3. Share your experiences with students considering a career in CS teaching through guest lectures or mentoring programs
  4. Teach college courses related to CS education

Jennifer Rosato


Teacher Education Representative

Designing Computer Science Classrooms

Computer science is being taught in all kinds of classrooms across the country, not just in computer labs. As more schools increase their computer science offerings and look to dedicate space to those classes, teachers are faced with the question: What should a computer science classroom look like?

In CS teacher professional development, we discuss how to make sure that all students feel welcome in the classroom, including the physical environment itself. NCWIT has a great resource, How Does the Physical Environment Affect Women’s Entry and Persistence in Computing?, that identifies how underrepresented students are impacted by posters and other images that reinforce stereotypes about computing. For example, images that associate “geek” with CS (Star Trek, a lone coder in the dark, etc.) or that call attention to the need for more women, can have a negative impact. Instead, consider using imagery like the new set of posters from NCWIT and Careers With Code, which show a variety of role models using computer science to pursue a personal passion or change their world. The goal should be to select images that appeal to all students and showcase a variety of people.

Working with K-12 teachers, I’ve had the opportunity to see many different types of CS classrooms. Sometimes the computers line the perimeter of the room, facing the wall but making it difficult for some students to see the teacher and their computer at the same time. Some rooms have rows of computers where it’s easier to see the teacher but often difficult to walk around easily. And some are regular classrooms that rely on a laptop cart. All of them have their advantages and disadvantages; the goal is to have a physical space that supports effective teaching.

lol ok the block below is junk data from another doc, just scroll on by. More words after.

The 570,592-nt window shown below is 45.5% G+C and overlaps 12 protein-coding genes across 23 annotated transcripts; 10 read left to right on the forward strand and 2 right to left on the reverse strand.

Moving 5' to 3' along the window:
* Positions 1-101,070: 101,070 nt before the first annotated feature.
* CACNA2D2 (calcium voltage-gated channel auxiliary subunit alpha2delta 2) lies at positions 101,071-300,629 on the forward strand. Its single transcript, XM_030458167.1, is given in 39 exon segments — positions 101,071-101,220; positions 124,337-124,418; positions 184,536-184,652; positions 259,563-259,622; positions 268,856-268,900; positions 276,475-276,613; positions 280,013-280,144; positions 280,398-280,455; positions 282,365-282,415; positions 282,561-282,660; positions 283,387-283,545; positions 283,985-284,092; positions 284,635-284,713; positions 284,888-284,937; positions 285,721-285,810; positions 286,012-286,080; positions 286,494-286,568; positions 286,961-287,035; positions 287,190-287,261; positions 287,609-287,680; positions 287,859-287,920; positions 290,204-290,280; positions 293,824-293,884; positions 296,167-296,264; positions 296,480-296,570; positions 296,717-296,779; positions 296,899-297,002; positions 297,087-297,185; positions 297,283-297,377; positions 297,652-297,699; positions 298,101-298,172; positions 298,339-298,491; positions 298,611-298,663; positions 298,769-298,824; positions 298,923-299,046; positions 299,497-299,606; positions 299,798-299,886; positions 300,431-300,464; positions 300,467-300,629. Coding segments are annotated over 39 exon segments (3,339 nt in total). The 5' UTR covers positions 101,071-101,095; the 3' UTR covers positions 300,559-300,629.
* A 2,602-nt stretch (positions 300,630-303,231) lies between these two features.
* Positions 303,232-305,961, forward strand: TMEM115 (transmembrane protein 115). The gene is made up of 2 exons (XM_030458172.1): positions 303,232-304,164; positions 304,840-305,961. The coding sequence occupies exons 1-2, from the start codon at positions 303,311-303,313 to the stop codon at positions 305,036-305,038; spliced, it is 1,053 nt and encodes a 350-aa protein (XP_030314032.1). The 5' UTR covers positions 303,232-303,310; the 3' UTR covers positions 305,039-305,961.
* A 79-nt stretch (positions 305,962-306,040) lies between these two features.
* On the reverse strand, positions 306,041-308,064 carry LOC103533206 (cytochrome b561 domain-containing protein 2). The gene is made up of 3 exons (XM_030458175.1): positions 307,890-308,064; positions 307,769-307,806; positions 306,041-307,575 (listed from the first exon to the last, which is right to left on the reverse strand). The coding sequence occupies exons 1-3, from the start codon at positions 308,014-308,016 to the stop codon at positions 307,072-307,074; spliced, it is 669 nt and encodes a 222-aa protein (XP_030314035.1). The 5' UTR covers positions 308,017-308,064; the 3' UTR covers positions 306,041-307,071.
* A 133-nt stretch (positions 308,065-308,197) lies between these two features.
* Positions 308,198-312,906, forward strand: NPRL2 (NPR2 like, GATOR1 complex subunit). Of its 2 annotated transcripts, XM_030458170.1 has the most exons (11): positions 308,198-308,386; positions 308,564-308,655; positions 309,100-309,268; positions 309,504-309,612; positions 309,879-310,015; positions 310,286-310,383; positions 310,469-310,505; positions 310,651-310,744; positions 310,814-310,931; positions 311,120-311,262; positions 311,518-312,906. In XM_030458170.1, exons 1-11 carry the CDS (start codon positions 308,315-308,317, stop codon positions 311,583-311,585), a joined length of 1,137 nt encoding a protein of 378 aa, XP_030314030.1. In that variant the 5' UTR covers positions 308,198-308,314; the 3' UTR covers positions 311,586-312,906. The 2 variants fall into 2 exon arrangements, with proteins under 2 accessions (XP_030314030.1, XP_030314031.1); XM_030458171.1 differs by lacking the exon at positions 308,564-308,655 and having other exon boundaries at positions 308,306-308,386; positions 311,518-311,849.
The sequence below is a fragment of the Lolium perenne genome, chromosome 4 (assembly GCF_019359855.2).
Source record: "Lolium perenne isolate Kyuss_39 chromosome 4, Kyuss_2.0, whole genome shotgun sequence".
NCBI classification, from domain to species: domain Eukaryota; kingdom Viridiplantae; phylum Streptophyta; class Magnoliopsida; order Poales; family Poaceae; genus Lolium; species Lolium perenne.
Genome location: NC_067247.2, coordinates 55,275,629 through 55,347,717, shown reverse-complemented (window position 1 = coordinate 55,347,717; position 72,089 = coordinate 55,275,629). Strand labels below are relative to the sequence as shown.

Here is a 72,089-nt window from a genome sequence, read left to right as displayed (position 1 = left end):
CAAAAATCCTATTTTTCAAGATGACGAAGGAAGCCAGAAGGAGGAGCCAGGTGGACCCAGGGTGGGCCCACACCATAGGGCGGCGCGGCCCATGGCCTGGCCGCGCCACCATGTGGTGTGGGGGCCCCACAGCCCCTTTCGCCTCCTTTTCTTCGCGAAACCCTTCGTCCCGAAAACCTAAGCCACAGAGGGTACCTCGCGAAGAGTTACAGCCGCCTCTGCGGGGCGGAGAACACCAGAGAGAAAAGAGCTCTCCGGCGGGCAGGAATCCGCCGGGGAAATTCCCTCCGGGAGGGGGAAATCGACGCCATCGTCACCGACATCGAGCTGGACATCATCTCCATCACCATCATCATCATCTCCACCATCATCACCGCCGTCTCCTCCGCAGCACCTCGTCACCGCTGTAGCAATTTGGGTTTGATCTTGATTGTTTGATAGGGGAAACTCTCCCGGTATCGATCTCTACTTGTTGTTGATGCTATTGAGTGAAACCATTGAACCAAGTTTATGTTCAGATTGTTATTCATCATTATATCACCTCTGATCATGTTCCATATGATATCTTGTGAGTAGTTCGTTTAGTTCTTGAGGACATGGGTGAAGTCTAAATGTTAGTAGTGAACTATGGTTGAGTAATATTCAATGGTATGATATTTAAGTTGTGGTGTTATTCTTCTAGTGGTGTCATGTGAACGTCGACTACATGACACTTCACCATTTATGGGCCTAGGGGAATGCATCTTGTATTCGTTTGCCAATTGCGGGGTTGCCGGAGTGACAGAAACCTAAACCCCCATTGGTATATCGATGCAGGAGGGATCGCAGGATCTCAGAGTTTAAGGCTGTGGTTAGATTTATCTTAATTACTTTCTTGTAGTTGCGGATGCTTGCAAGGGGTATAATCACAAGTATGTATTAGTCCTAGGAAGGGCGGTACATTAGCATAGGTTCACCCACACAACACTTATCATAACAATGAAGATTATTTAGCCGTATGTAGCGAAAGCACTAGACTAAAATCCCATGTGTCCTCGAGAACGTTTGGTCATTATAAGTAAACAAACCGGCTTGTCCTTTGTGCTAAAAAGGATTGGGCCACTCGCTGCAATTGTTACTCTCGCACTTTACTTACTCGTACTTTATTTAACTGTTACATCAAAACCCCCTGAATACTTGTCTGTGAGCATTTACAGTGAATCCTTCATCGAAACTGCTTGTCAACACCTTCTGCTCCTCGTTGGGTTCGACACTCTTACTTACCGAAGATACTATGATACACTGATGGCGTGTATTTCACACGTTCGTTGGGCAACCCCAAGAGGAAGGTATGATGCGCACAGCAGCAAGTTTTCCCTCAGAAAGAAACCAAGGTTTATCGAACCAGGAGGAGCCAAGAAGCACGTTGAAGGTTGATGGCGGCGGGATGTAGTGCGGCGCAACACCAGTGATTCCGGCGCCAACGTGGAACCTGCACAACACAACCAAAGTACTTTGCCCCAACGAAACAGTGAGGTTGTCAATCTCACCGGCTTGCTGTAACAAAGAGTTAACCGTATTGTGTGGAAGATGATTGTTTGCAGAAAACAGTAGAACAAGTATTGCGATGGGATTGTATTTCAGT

The college I teach at is also looking to redesign one of our computer labs dedicated to CS courses, with a focus on supporting student collaboration. As more and more of our teaching relies on collaborative and cooperative learning activities such as pair programming, POGIL, debate team carousels, etc. the traditional classroom with rows of computers does not work well. So, we are examining ways to implement flexible classroom arrangements with tables and chairs on wheels that can be easily switched into another configuration. With these types of activities we move from a “guide on the side” model of teaching to more of a “sage of the stage” model and have less need for a large, central area with whiteboards and projection screen.

These types of considerations for the physical design of CS classrooms also directly support practices described in the CSTA K-12 CS Standards, specifically the practices of Collaborating Around Computing and Fostering an Inclusive Computing Culture. So, what would your ideal classroom to teach computer science in look like? How will it support collaboration and make sure that all students feel like they belong?

Jennifer Rosato


Jennifer Rosato
Teacher Education Representative